What I Have Seen at the Algeria-Niger Border

By Giuseppe Loprete, IOM Chief of Mission in Niger

Migrants in Agadez, Niger after returning from Algeria. Photo: IOM/Monica Chiriac

Since 2017, my mission, IOM Niger, has been drawing attention to the thousands of migrants who reach the Algeria-Niger border, after having been abandoned by traffickers in the Sahara Desert. Migrants reach the border at Assamaka, a small village on Niger territory now the most used entry and exit point between Algeria and Niger.

Just over the past four months we’ve rescued and assisted about 3,000 migrants from all nationalities in West Africa. Most commonly the victims are from Mali, Guinea Conakry and Cameroon.

We notice three common scenarios:

1. Migrants are stopped by the police in Algeria while attempting to enter the country.

2. Migrants are expelled from Algeria after having been detected on construction sites or at other jobs where migrants toil, at times for several years.

3. Migrants coming back from Libya via Algeria to Niger.

All migrants — irrespective of their nationality or condition — tell us stories of abuse, threats and violence while on the road. IOM, as well as human rights organizations, are recording their stories.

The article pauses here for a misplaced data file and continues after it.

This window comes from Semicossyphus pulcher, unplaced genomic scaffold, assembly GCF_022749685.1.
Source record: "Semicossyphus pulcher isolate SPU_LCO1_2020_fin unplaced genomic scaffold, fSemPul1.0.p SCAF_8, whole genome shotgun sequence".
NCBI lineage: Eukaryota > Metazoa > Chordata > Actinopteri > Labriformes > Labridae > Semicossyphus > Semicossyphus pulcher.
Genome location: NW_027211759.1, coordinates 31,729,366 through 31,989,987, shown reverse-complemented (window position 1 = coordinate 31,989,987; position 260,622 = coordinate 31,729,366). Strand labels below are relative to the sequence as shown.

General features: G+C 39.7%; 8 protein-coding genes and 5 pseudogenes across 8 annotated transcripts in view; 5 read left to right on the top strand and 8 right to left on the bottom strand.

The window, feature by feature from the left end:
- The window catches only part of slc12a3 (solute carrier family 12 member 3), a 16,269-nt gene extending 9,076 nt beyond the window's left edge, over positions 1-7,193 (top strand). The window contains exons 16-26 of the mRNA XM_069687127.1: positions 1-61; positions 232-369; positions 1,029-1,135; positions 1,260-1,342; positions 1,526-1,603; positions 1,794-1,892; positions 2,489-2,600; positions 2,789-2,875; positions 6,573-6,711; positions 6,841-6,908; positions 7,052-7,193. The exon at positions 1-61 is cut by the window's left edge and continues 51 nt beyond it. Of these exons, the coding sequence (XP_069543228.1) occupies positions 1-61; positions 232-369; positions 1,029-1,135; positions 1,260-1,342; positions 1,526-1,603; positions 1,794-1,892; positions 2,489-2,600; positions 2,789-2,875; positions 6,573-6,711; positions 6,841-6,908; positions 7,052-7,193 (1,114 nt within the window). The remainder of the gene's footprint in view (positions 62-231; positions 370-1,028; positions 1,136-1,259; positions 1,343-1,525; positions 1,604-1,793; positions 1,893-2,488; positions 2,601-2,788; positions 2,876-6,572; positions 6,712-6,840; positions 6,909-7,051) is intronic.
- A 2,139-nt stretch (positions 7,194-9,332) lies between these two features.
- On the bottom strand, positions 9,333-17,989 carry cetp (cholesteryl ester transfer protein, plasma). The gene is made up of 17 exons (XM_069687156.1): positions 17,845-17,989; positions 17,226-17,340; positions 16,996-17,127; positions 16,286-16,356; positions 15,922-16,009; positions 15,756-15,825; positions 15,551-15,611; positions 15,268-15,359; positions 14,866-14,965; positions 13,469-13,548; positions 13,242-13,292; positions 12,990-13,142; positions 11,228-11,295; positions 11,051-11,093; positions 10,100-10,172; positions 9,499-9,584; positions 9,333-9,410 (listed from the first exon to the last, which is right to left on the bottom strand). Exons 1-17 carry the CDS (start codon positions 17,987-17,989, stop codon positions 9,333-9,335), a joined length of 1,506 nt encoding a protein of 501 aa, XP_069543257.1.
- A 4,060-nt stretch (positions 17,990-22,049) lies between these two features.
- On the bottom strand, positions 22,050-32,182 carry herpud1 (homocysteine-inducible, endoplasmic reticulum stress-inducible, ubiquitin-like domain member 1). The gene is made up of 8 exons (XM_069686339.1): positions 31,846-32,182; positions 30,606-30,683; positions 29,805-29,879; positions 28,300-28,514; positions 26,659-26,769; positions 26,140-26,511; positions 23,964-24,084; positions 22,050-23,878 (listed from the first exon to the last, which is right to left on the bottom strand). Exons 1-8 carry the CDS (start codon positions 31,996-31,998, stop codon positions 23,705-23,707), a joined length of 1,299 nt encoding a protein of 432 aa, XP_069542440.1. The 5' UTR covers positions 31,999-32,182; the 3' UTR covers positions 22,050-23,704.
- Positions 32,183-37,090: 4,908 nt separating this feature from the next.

Almost all migrants suffer from evident trauma; they don’t accept their condition and don’t understand why this is happening.

While showing scars on their bodies, some migrants repeat shocking descriptions of the abuses they’ve suffered.

“We are treated like animals,” one man told me. Said another: “People entered in my room to take me to the border, they threatened to rape my wife in front of me if I didn’t do what they were saying.” Another added: “there is a hunting going on, black Africans are chased for no reason.” And: “I had to leave all my savings there and now I’m going home empty-handed after having worked 7 years in Algeria.”

Once dropped by trucks 20–30 km from the border, migrants start walking under the heat at 45 C, usually without water, and often carrying children or what few belongings they manage to bring with them. There is only sand and desert around them, dunes where migrants have lost their lives — often unrecorded or recognized.

Some migrants have shared their videos, captured with their own mobile phones — perhaps to show families and friends back home just how dramatic their journey has been. Conditions in Algeria look harsh, chaotic images and sounds on their phones.

This short video shows a group of migrants who walked back to the border just days ago:

Once in Niger, migrants are shocked and they ask IOM staff to listen to their stories, they show these and many other videos as proof of what has happened to them. Migrants share images, photos and stories among them. Some are relieved to at least realize that they share the same experience with others, who also survived, and that together they can move forward. Psychologists, doctors and community mobilizers help them to go through this experience for preparing their return home.

Over 1,500 migrants are now in Agadez, Niger at the IOM transit centre hoping to reach home soon. Savings, spouses, children, clothes and dignity have been left behind. Now they want to go home, and they want their voices to be heard. IOM remains committed to help them.


This story was posted by Giuseppe Loprete

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